When I gave Social Media a break…

After all the turmoil of the Nov. 2016 election this year, I retreated away from Social Media for two weeks. It was to clear my own thoughts from the thousands of hordes of voices that were filling my stream with indignation, fear and worry. I retreat into the solace of my own head space, and my own status update. Here is what I experienced during my 14 days of Social Media quarantine.

1) People around me often repeated the phrase “I have an Apple, I have a Pen, I have a Pineapple” and then giggle. This was often done while doing a little dance. I thought it was bizarre, but they seemed to find it funny.

2) I retained my time wasting abilities! I found that I could waste my time just as good without scrolling through Twitter feeds and Facebook. It was called reading Wikipedia on bizarre topics, like learning about the Nation of Niue, which seemed like a good place to live after this election. I imagined myself on the Pacific Island, drinking some fancy drink, listening to the crashing waves, and laughing that I once called myself an American.

3) I also found that my time could equally be wasted on Amazon, (it is kind of like what I imagine chewing gum is to people trying to quit cigarettes). While not the best surrogate for Facebook and Twitter, I found reading product reviews came with the same level of pleasure, but without the bite of political outrage. I often find myself adding things into my cart, and dreaming of one day having enough money in which I could afford the items in the cart, most of these items were exotic spices and cuisine which are never carried in the meat and potato markets of rural Utah.

4) There was less things to keep track of at home, and I tending to know where the kids were at any moment. In my social media days, I was reading about Aunt Myrtle’s trip to North Carolina, while also reading about my loosely recalled high school buddy’s travel to Vietnam, and my old co-worker par-a-gliding adventure, and Uncle Fred’s favorite television show, and which restaurant my college friend was checked-in at, and the picture of my old girlfriend’s potato salad. But now without those Social Media distractions, I knew that daughter 1 was outside on her bike, while daughter 2 was with friends at the park. And that was the only people I needed to keep track of.

5) With social media silence I could fool myself, because the only thing that really matter was just me. I could easily imagine that things went different. That everything was in sync in the world, that everyone was happy. I did this not because of selfishness, but because I enjoyed my ignorance. It was refreshing not having to interact and listen to everyone. The isolation was pleasing, because I did not have to listen to anyone’s option. I only had to listen to myself. I did not have to read about people’s fears and worries, about people dying or becoming sick and old. I was happy, so was the world!

6) Oh God did I just write that! I started feeling really guilty about my Social Media isolation, I feel that I was relishing my ignorance too much. There were people out there that needed my likes, that needed my helping support through the dark times. Sure they likely had other friends, and people willing to re-tweet their profound statements of truth. I felt like I was the Scrooge of the internet age, unwilling to pay attention to the needs or wants of the masses, and that I had every ability to click the thumbs up, or click on the heart, I could support their anger with an angry face too!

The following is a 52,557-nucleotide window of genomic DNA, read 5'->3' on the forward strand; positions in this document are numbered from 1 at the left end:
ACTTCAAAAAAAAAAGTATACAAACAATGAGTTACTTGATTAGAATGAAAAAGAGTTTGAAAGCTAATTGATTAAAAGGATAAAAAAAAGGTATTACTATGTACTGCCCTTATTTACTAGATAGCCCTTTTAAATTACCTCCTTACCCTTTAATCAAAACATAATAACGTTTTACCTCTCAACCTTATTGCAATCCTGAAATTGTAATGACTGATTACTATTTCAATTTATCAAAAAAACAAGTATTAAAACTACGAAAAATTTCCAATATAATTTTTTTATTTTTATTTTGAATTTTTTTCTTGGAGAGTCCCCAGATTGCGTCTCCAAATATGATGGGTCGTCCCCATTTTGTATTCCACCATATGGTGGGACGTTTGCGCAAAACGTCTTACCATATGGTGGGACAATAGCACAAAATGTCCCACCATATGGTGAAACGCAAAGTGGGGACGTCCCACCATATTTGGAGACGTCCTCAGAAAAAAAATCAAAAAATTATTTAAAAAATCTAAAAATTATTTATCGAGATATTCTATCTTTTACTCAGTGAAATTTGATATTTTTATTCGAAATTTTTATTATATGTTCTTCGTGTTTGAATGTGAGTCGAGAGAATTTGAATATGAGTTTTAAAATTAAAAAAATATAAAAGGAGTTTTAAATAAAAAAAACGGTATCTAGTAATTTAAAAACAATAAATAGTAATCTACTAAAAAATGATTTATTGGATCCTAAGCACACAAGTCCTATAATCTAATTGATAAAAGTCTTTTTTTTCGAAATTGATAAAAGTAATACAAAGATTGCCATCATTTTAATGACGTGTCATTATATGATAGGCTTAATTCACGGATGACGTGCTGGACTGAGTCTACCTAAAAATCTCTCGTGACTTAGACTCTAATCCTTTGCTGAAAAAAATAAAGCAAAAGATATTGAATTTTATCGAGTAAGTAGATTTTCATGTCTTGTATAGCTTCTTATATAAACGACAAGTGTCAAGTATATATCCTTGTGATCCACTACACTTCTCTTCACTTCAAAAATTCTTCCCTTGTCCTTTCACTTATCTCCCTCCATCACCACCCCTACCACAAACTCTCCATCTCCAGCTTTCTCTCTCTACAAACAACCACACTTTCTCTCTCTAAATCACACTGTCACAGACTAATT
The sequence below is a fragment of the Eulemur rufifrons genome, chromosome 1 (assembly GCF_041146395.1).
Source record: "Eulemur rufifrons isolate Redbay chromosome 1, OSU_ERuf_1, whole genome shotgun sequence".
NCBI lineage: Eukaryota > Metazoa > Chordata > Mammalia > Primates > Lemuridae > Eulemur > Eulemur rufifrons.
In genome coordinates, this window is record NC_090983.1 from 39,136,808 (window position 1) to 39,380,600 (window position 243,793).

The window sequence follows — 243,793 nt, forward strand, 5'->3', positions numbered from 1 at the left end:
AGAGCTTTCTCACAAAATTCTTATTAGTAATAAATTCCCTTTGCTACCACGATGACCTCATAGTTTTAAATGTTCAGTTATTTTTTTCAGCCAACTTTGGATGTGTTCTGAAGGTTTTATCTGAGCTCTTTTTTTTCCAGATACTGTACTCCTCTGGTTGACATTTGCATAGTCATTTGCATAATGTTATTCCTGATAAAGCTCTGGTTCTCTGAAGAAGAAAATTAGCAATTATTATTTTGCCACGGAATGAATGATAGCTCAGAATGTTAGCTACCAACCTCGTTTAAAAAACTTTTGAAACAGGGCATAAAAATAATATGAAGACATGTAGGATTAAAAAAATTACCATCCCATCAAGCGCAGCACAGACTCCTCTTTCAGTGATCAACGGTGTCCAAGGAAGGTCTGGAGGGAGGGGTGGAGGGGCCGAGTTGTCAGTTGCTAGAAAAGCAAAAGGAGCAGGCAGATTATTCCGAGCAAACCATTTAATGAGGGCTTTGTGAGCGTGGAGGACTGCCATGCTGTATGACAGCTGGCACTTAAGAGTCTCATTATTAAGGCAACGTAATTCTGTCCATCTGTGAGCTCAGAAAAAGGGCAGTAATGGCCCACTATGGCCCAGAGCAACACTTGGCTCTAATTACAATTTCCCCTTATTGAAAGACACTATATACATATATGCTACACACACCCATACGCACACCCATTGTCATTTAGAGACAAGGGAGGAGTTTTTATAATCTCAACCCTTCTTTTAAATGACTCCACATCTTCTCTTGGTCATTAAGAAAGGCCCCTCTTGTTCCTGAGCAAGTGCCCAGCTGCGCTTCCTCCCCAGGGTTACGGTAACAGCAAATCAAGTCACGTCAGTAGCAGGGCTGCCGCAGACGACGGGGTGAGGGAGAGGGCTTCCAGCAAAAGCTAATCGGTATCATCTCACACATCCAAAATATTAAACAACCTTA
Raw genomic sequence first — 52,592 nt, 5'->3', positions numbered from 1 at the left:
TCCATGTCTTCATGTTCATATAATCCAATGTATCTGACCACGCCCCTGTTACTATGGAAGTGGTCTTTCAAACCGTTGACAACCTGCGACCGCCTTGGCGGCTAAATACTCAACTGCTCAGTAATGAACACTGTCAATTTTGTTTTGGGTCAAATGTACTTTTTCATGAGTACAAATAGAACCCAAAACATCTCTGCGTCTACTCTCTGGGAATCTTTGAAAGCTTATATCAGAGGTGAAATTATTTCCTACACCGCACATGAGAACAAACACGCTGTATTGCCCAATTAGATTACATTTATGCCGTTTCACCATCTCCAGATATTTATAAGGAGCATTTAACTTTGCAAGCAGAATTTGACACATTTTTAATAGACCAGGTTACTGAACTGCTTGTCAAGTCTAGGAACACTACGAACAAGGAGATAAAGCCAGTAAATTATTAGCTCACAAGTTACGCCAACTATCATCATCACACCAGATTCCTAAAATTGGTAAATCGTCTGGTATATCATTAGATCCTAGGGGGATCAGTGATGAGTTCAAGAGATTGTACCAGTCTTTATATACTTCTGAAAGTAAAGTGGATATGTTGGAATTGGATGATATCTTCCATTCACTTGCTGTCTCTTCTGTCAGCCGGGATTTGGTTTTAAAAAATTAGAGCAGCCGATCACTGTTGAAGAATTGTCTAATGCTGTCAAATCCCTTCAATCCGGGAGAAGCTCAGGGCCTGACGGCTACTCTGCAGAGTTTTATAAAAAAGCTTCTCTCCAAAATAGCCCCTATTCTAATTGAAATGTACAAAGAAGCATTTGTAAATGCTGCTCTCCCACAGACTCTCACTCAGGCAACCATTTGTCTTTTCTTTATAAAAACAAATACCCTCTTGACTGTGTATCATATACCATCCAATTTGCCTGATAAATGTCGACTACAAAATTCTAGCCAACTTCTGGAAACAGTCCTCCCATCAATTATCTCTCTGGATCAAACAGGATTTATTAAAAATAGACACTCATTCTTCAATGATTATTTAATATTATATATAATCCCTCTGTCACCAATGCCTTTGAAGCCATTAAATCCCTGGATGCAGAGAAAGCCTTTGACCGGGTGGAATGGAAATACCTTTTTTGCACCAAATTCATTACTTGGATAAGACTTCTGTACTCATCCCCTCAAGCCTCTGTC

7) On day 8, Facebook started emailing me spam. Knowing of my absence, it gave me little statements, like “Susie added a new photo.” Or “Henry just updated his status.” In the subject line would be a glimpse of the item, like Susie is topless at the nude beach, or Henry added “I my god I won the lottery…” and while tempting to click on the button that came with the email, I felt satisfied each time I deleted the email. I vanquished the temptation like when I get those emails from Red Lobster, about their shrimp specials.

8) I started reading articles on solitary confinement. Of how people go crazy and start carrying out conversions of people that were not there, and making up stories to pass time, and how time itself became contorted and warped. And I started wondering if I was living in an alternative universe that I could only see, and I started getting really weird. I quiet trimming my facial hair and grew a long beard.

9) I started asking my wife, what was going on in Facebook. At night while she strolled through here social media pages, I would pepper her with questions. “What are you laughing at?” “Why are you crying now?” “Have they declared war yet?” “Any riots today?” “Has California become a separate country?” Mostly she was just say things like “Elizabeth had a new baby and its really cute, but you can’t see the pictures.” I felt lonely.

10) My internet browser kept tricking me to check out Facebook, every time I enter in a search that begin with the letter F, such as “Fudge Recipes That You Can Dip Your Body In” It would suggest www.facebook.com. < Oh my god! Even my blog has betrayed me it automatically added that hyper-link itself!

After my isolation, I finally decided to return to Social Media, you need me. You need my likes, and hearts, you need my Re-tweets, and my Birthday message on your timeline.

In the end, I wonder if this absence will be like my eventual death, that Facebook will continue to tempt my cold dead body with spam email, going endlessly into my email inbox, weird….  But..

I’m Not Dead Yet!

So I will start making posts on my Social Media feeds, because I know that you all missed me!

You did know that I was gone, didn’t you?